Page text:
However, there was a note of caution around AI – particularly in terms of regulatory and governance challenges. There will be growing focus on oversight and understanding of AI models and backtest results. 

The initial hype over developments such as ChatGPT is calming down as people realise that the quality of the data feeding AI is directly correlated to the quality of its outputs. “There are undoubtedly challenges with training AI models – particularly for riskier assets – based on the lack of stable data and the volatility seen in the past two years,” explained Findlay. “There is going to be more caution around it. The black-box approach regulators fear in understanding those models is something they’ll clamp down on even further.”

Majid also highlighted the discrepancy in AI adoption among financial institutions. “A lot of large banks are not comfortable with it. It will take a few more years, a few more use cases and for more governance to be built up around those tools before we see that full adoption,” he said. 

Ultimately, AI is likely to lead to a fundamental change in the way analytics and technology are managed at large institutions, given its implications for data architecture and process.

Interconnected risks 

The increasingly interconnected nature of risk – from market and liquidity to credit risk – means risk managers need a dynamic, integrated and holistic view, with consistency across different measures.

Findlay noted that the trend of risk moving out of silos will continue: “In the sell side, trading and sales are moving closer to risk in the middle office, and that same trend is being seen in the buy side. The more successful firms have risk processes that are much closer to front-office and investment processes, having the same datasets and tools they can leverage, with one informing the other to make smart choices.”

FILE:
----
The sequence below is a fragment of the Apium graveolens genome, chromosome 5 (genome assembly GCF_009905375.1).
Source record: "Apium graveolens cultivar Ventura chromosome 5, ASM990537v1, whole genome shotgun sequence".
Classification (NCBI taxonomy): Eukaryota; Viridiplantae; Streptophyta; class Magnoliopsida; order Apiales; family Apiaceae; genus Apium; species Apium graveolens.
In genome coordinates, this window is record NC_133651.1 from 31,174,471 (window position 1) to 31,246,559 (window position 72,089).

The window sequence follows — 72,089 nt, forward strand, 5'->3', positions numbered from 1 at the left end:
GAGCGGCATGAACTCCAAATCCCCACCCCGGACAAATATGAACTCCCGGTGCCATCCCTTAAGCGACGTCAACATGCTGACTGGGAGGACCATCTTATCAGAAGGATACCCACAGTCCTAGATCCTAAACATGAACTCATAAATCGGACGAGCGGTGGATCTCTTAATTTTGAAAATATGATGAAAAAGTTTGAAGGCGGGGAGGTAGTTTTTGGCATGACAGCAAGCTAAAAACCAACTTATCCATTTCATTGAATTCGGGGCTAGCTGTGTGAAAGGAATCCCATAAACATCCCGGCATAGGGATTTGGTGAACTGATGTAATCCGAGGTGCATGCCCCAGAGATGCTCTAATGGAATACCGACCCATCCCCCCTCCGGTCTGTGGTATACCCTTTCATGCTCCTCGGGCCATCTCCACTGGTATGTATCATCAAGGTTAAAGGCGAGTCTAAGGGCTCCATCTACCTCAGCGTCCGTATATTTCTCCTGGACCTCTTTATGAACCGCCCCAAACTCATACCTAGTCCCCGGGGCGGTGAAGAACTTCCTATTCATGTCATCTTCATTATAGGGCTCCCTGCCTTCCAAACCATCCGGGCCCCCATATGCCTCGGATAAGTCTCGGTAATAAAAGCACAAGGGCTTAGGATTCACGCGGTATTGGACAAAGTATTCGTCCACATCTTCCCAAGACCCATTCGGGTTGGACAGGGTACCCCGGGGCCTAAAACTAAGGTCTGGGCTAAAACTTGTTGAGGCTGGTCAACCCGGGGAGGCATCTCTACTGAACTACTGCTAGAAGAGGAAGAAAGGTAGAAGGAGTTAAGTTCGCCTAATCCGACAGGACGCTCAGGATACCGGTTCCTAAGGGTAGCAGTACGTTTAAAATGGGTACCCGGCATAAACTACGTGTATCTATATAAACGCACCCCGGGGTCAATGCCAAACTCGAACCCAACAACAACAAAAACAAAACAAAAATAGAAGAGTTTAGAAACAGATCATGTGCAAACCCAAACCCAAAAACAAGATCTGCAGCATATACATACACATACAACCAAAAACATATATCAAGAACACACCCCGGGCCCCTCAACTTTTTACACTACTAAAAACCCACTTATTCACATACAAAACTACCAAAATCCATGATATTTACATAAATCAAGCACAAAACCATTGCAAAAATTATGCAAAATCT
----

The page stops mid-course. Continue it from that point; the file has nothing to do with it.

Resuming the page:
In summary

Against a backdrop of persistent volatility and ever-evolving challenges, being able to dynamically understand and quickly quantify current and future risk will be a key differentiator for risk managers. This new paradigm requires rapid, proactive approaches and the integration of advanced technologies and tools. 

Risk managers can no longer afford to be complacent – instead, they require a holistic and comprehensive view of interconnected risks and a deep understanding of the data.

“On the buy side, yield changes on investment portfolios mean duration risk is top of mind. There are more callable features in the market now for the buy side. So having that analytics and modelling capability available is vital,” said Findlay. “You also have to balance those risks across different asset classes coming into play – areas such as private markets, structured products and off-balance sheet products where liquidity risk and cost will be a key factor. On the sell side, it’s about collateral, with more non-cash collateral being used in XVA agreements,” he added. “How do you manage those exposures over time, considering challenges such as geopolitical risk, foreign exchange risk and basis risk?”